In the next two months I wrote eight stories and sold nine. The ninth was accepted by the same magazine that had rejected it four months before. Then, in November, I sold my first story to the editors of The Saturday Evening Post.

  By February I had sold them half a dozen. Then my novel came out. Then I got married. Now I spend my time wondering how it all happened.

n the words of the immortal Julius Caesar: “That’s all there is; there isn’t any more.”

  September 18, 1920

  In two months he wrote nine stories and sold eight.

  Editor’s Note

  The illustrations in this volume are being presented in three ways. Imbedded in the body of the story are the original illustrations from the Post. These have been cropped and repositioned to allow for easier reading of the text.

  The first Appendix contains reproductions of the actual pages of the Post, so that the reader can experience the story in its entirety, as originally published.

  Finally, the second Appendix contains larger images of the illustrations themselves, for easier viewing.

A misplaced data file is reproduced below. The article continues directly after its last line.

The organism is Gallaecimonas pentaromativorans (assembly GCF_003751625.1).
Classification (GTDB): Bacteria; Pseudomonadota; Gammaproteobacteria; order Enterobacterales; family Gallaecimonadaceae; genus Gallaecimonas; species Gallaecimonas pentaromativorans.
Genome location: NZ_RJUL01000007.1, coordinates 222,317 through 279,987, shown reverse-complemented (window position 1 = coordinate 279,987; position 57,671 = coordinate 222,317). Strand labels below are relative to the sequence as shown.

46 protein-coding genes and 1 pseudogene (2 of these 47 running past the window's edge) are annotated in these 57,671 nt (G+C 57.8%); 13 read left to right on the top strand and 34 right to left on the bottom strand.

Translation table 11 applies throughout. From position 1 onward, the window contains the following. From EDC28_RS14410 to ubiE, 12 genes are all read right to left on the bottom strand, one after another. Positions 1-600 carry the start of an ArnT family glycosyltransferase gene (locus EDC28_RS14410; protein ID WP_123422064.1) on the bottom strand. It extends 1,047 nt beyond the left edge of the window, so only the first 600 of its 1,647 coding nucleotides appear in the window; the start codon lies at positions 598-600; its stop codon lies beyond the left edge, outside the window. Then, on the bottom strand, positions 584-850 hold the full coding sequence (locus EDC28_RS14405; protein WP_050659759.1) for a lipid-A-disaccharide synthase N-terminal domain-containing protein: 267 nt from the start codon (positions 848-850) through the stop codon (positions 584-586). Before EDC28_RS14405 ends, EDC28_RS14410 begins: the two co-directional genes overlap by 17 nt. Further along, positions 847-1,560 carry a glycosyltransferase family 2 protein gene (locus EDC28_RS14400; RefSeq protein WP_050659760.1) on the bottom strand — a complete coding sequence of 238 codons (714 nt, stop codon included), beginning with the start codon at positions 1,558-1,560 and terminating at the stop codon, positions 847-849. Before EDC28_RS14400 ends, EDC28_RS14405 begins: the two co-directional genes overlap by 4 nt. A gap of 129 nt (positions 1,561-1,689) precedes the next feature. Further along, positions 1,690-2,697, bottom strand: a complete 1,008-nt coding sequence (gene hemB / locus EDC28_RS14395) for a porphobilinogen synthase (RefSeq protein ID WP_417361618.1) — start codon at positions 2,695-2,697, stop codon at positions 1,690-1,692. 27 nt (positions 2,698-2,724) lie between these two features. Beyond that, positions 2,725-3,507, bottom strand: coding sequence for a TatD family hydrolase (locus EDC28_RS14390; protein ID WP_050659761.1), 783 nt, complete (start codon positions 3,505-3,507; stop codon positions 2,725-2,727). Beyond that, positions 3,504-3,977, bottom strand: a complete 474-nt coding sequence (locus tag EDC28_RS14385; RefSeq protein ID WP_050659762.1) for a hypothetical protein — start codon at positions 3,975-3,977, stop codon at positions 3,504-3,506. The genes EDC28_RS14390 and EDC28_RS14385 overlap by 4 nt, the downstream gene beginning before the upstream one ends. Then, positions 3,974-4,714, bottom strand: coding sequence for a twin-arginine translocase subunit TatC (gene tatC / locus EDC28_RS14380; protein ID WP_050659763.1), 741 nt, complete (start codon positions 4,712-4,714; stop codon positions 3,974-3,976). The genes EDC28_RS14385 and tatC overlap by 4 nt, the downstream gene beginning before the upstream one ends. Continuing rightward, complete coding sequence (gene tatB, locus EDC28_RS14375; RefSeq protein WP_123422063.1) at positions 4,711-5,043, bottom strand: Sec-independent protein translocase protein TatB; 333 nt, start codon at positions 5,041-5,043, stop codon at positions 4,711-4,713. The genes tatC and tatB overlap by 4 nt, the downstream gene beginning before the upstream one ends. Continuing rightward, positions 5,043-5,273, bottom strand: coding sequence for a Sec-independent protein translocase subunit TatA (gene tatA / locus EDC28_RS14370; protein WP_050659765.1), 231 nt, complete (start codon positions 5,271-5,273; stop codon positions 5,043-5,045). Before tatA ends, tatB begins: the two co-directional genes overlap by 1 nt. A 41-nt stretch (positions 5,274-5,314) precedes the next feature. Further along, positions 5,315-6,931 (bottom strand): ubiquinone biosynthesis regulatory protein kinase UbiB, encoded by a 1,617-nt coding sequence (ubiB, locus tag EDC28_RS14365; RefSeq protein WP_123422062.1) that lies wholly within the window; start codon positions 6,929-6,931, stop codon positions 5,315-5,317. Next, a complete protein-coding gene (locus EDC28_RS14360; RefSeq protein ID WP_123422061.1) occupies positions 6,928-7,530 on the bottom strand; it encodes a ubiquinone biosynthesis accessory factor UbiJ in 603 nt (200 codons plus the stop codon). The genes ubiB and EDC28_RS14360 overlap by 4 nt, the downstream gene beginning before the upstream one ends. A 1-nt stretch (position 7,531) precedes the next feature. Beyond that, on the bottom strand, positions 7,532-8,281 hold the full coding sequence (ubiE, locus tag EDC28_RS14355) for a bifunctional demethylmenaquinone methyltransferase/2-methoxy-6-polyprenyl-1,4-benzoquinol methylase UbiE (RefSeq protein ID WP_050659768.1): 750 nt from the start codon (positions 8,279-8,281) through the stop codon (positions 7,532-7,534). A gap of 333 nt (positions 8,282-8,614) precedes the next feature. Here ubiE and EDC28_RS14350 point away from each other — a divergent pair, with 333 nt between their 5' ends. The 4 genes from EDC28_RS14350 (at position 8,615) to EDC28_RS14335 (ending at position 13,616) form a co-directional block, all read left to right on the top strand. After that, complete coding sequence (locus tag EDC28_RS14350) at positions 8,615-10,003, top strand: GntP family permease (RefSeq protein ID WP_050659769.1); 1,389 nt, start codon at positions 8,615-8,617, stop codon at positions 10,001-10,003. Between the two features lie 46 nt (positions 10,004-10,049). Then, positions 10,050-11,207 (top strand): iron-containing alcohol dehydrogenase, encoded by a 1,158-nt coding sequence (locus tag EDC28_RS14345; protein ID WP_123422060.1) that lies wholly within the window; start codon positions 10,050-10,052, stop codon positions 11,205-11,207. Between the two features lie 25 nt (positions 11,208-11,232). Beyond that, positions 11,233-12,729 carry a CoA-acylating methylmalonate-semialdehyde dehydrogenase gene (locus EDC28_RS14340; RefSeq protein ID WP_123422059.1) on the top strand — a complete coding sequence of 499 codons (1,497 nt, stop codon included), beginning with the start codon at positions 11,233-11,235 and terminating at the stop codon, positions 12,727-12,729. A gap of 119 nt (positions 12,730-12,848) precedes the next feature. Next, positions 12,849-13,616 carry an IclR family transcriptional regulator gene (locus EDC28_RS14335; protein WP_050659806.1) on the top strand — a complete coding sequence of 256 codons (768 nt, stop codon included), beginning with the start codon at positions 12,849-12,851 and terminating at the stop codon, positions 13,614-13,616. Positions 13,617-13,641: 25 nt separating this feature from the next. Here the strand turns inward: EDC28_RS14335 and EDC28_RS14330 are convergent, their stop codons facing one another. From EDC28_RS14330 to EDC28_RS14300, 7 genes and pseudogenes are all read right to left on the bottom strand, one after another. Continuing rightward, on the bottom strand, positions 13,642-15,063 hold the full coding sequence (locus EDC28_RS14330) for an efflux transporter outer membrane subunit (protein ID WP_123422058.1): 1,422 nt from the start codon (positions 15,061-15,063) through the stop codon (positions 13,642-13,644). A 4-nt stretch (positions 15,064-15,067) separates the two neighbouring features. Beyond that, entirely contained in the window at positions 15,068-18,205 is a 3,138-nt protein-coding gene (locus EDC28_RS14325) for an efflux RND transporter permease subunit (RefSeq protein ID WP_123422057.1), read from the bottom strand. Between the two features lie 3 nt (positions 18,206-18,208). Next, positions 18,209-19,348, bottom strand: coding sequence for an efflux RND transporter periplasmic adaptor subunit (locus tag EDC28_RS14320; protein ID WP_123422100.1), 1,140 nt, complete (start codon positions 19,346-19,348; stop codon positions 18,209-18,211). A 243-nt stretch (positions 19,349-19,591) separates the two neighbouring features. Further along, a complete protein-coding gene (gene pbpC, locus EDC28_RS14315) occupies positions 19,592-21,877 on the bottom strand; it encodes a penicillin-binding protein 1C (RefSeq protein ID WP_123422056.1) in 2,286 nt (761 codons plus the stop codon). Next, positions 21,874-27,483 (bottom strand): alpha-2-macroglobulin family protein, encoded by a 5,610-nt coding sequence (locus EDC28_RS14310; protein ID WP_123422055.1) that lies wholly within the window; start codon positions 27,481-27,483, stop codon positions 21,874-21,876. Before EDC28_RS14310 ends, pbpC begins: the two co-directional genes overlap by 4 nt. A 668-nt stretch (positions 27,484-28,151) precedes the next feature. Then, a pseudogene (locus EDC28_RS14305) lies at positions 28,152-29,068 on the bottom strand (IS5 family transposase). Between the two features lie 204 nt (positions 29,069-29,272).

By Jeff Nilsson, historian

  The Saturday Evening Post

  By the time he published The Great Gatsby, F. Scott Fitzgerald was already one of the best-known authors in America. His fame had begun years earlier with the bestselling novel, This Side of Paradise, which sold out in 24 hours and went through 12 reprintings.

  But his reputation rested on more than just his novels. By the time Gatsby hit the bookstores, Americans had been reading Fitzgerald’s stories in The Saturday Evening Post for five years. The magazine had first printed one of his stories, “Head and Shoulders,” in its February 21, 1920 issue, and followed it with five more stories before the end of the year.

  In later years, Fitzgerald recalled the elation he felt when he learned the Post had bought one of his stories. “I’d like to get a thrill like that again but I suppose it’s only once in a lifetime.”

  It was the beginning of a long association between America’s most promising young writer and its most popular magazine. In 1920, the Post had over 2.5 million subscribers, and could bring Fitzgerald into the living rooms of Americans who might never have encountered his novels. Over 17 years, it published 68 of his short stories, more than twice the number that appeared in any other publication. Fitzgerald began to get the reputation of a “Post writer.”